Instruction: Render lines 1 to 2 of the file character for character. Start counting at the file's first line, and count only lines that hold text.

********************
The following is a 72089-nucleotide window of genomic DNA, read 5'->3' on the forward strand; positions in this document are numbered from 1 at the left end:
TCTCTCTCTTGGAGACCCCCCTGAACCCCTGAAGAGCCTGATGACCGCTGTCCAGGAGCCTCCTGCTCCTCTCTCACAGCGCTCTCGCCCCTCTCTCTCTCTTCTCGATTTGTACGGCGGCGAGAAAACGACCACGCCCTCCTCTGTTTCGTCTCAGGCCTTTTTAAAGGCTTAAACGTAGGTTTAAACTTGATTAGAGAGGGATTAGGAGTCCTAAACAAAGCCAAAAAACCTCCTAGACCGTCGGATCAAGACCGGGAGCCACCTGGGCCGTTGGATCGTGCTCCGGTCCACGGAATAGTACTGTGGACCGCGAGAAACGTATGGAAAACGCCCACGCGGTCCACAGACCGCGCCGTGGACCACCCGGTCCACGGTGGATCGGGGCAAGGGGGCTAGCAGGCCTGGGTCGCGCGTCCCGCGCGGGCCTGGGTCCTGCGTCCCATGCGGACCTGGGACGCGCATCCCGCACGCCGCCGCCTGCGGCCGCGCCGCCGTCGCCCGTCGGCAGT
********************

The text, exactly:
The following is a 72089-nucleotide window of genomic DNA, read 5'->3' on the forward strand; positions in this document are numbered from 1 at the left end:
TCTCTCTCTTGGAGACCCCCCTGAACCCCTGAAGAGCCTGATGACCGCTGTCCAGGAGCCTCCTGCTCCTCTCTCACAGCGCTCTCGCCCCTCTCTCTCTCTTCTCGATTTGTACGGCGGCGAGAAAACGACCACGCCCTCCTCTGTTTCGTCTCAGGCCTTTTTAAAGGCTTAAACGTAGGTTTAAACTTGATTAGAGAGGGATTAGGAGTCCTAAACAAAGCCAAAAAACCTCCTAGACCGTCGGATCAAGACCGGGAGCCACCTGGGCCGTTGGATCGTGCTCCGGTCCACGGAATAGTACTGTGGACCGCGAGAAACGTATGGAAAACGCCCACGCGGTCCACAGACCGCGCCGTGGACCACCCGGTCCACGGTGGATCGGGGCAAGGGGGCTAGCAGGCCTGGGTCGCGCGTCCCGCGCGGGCCTGGGTCCTGCGTCCCATGCGGACCTGGGACGCGCATCCCGCACGCCGCCGCCTGCGGCCGCGCCGCCGTCGCCCGTCGGCAGT